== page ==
Treating vascular conditions might lessen memory loss, study suggests
TUESDAY, Nov. 6 (HealthDay News) -- Alzheimer's disease may progress faster in patients with high blood pressure or a type of irregular heartbeat called atrial fibrillation, a new study found.
"The main point of these findings is that vascular factors do affect the rate of progression in Alzheimer's, so treatment of these factors could reduce the rate of decline," said study author Dr. Michelle Mielke, an assistant professor of psychiatry at Johns Hopkins University School of Medicine.
"There are some dementia medications out there that are effective for some people [with Alzheimer's] but, for some people, they aren't effective or can't be tolerated," added Mielke. "Perhaps this is another way of reducing [their] decline. Even if you can give people a few more months with a better quality of life and keep them more cognizant than in the past, I think that then it is worth it."
The study is published in the Nov. 6 issue of Neurology.
An estimated 4.5 million Americans have Alzheimer's disease, according to the National Institute on Aging, but that number is expected to increase dramatically as the population grows older. Experts believe that about half of people 85 and older may have the disease.
Mielke and her colleagues studied a group of 135 women and men 65 and older from Cache County, Utah. The study participants had developed dementia that was characterized as "possible or probable AD" [Alzheimer's disease] without concurrent vascular dementia, the study said.
Those patients at the time of diagnosis who had systolic blood pressure greater than 160 or atrial fibrillation deteriorated more rapidly, based on standard tests of functioning and mental status, than those who didn't have the conditions, the study found.
Age also played a role in the progression of Alzheimer's for patients who had certain vascular conditions, the study said. The disease progressed more rapidly in older participants with high blood pressure, angina or a history of a heart attack, the study authors said.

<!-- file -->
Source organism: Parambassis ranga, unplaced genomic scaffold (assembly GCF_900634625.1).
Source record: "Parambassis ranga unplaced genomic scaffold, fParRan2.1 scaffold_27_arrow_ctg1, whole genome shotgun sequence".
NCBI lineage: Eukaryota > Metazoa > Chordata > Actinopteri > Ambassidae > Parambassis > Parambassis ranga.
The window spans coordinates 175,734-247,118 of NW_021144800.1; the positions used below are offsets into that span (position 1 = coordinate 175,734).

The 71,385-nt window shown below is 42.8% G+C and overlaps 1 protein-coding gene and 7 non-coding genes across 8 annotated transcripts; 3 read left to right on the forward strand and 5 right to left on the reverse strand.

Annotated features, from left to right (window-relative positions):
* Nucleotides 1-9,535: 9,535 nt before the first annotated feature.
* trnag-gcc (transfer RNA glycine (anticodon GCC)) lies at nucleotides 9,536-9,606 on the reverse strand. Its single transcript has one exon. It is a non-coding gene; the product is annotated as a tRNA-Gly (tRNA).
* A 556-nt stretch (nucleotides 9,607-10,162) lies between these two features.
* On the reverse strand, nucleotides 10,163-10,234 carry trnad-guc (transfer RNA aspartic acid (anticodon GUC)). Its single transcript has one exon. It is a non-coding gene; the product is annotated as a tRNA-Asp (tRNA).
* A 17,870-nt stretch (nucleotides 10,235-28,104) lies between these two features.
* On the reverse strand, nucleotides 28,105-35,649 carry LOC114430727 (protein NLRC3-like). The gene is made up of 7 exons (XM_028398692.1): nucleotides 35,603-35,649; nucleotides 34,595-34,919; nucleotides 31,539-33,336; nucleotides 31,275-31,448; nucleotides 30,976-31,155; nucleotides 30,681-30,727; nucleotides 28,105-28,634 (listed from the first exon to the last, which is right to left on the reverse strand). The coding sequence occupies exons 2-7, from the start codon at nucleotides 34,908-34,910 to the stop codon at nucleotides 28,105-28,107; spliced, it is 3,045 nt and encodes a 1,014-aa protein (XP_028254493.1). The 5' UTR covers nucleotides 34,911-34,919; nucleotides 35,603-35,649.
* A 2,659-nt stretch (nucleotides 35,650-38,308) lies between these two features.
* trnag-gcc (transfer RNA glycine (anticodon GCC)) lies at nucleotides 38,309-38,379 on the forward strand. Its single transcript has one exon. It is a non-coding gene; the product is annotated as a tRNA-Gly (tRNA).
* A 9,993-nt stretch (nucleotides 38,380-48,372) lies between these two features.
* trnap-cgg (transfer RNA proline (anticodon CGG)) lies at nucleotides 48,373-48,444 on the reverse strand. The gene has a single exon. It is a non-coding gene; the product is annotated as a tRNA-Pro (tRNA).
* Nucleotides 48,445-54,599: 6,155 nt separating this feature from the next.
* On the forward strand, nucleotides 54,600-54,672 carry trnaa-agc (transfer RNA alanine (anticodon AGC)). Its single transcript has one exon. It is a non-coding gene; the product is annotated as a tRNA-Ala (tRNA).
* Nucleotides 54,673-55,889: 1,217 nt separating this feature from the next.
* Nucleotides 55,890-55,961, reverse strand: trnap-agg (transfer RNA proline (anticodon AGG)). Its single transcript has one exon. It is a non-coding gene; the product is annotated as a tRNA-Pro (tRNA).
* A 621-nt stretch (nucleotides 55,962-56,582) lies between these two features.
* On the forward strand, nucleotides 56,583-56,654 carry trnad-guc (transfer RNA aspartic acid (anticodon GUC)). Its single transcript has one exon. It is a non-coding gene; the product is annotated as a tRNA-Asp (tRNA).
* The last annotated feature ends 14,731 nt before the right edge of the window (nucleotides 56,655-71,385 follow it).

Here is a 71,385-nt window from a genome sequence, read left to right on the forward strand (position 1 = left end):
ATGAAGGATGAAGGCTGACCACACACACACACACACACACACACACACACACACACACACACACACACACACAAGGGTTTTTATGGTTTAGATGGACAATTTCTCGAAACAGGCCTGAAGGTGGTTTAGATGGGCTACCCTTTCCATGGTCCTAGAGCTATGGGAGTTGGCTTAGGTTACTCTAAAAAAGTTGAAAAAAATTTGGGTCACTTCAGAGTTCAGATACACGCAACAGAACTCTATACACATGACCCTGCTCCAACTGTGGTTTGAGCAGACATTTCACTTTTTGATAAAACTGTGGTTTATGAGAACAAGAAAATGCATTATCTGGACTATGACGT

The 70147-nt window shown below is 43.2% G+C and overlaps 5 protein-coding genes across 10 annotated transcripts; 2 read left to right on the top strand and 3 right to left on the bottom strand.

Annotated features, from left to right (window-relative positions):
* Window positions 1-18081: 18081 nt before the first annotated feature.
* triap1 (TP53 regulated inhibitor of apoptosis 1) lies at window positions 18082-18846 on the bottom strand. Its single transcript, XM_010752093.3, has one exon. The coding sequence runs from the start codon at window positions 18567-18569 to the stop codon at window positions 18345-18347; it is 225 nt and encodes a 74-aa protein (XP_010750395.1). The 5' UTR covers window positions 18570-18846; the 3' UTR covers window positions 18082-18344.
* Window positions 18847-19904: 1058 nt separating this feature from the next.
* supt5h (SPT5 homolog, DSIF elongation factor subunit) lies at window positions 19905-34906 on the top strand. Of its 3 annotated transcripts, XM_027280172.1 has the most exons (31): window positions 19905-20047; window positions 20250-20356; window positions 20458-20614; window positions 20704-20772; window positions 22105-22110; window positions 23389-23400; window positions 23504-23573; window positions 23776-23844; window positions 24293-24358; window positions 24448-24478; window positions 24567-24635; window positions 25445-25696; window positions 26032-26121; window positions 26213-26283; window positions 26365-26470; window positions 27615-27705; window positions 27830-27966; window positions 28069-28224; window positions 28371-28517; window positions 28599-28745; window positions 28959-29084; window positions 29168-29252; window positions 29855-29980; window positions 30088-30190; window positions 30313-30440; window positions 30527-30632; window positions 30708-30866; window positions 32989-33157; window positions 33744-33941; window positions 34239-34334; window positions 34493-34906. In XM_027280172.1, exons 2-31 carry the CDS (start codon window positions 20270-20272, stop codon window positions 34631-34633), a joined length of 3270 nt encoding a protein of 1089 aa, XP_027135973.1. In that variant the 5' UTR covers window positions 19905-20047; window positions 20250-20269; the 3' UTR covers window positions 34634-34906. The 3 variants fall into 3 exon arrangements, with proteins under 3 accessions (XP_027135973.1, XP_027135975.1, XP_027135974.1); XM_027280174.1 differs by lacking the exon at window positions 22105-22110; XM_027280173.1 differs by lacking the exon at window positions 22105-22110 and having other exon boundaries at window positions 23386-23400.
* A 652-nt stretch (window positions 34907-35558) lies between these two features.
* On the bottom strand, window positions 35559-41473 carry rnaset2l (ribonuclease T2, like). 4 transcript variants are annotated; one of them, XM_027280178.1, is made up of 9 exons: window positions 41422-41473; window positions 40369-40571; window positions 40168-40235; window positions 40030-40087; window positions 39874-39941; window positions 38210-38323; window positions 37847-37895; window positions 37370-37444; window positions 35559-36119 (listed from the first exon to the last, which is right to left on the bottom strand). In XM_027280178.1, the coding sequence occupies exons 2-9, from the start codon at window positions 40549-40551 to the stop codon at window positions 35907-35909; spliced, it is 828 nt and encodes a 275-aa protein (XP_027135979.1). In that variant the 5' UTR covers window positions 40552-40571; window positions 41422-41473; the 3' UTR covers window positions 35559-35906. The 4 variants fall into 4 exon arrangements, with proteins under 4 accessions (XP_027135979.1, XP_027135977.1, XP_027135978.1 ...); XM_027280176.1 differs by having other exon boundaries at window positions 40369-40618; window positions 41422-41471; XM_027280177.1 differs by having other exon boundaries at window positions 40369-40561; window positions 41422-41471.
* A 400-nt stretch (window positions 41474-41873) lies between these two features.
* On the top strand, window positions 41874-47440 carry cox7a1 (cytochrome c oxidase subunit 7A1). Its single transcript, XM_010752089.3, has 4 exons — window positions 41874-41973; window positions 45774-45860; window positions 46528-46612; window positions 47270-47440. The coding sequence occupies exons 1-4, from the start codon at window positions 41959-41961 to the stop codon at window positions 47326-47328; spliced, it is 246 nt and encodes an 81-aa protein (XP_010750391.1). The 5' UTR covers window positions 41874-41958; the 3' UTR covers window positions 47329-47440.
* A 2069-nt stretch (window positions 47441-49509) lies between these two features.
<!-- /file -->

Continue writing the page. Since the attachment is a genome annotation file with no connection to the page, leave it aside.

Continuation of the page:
But the researchers also found some unexpected results -- a history of diabetes or heart bypass at the time of diagnosis was associated with slower progression of Alzheimer's, the study said.
Mielke said the researchers aren't sure what the association between diabetes and slower Alzheimer's progression means. They speculated that patients who'd undergone heart bypass surgery may have benefited from their heart's increased ability to pump oxygen-rich blood to the brain. Other factors that may have helped bypass patients include better overall health, better diets, and closer monitoring by physicians, she added.
The study did not specifically look at the impact of treating vascular conditions such as high blood pressure on Alzheimer's patients. But the results did show that patients who had been treated with high blood pressure drugs prior to their Alzheimer's diagnosis did decline more slowly, according to one rating scale, the researchers said.
Earlier this year, French researchers reported that Alzheimer's patients with vascular disease who received standard medications -- such as statins, anti-clotting agents, insulin and anti-hypertensive drugs -- did better cognitively over a 36-month period than those who didn't receive such treatment.
Dr. Lon Schneider, a professor of psychiatry and behavioral science at the University of Southern California Keck School of Medicine, said the work of Mielke and her colleagues is "confirming and affirming that vascular factors have a significant role to play in Alzheimer's disease in moderating the onset and the course of the illness. It suggests a large portion of treatment and preventive treatment should be focused on cardiovascular disease."
Dr. William Thies, vice president for medical and scientific relations for the Alzheimer's Association, said both the French study and the work of Mielke's team "certainly do support the idea that aggressive therapy for vascular disease throughout your whole life span is probably a good idea, and that doesn't change once you have Alzheimer's disease either."
To learn more about Alzheimer's disease, visit the U.S. National Institute on Aging.
SOURCES: Michelle Mielke, Ph.D., assistant professor, psychiatry, department of psychiatry and behavioral sciences, division of geriatric psychiatry and neuropsychiatry, Johns Hopkins University School of Medicine, Baltimore; Lon Schneider, M.D., professor, psychiatry and behavioral sciences, University of Southern California Keck School of Medicine, Los Angeles; William Thies, M.D., vice president, medical and scientific relations, Alzheimer's Association, Chicago; Nov. 6, 2007, Neurology
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